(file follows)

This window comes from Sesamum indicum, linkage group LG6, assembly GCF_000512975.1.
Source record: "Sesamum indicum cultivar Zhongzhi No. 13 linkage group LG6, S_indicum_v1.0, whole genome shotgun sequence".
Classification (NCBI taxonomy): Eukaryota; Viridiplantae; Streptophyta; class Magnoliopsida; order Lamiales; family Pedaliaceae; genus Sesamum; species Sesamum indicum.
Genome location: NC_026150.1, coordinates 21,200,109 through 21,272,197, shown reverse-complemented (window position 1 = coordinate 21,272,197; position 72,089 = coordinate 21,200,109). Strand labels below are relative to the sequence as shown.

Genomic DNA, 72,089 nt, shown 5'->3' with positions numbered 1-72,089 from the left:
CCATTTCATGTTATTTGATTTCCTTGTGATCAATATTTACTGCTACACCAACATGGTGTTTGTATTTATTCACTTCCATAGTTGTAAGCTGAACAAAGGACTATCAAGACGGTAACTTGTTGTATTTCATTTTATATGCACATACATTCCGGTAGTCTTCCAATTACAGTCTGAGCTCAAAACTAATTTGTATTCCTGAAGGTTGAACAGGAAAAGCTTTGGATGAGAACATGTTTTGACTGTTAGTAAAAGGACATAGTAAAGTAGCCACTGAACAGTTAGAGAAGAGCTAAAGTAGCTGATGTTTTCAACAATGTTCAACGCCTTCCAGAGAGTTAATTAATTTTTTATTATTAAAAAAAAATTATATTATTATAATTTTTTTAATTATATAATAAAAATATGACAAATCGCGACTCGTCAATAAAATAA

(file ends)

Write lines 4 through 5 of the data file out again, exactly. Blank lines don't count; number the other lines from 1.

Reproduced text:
Genome location: NC_026150.1, coordinates 21,200,109 through 21,272,197, shown reverse-complemented (window position 1 = coordinate 21,272,197; position 72,089 = coordinate 21,200,109). Strand labels below are relative to the sequence as shown.

Genomic DNA, 72,089 nt, shown 5'->3' with positions numbered 1-72,089 from the left: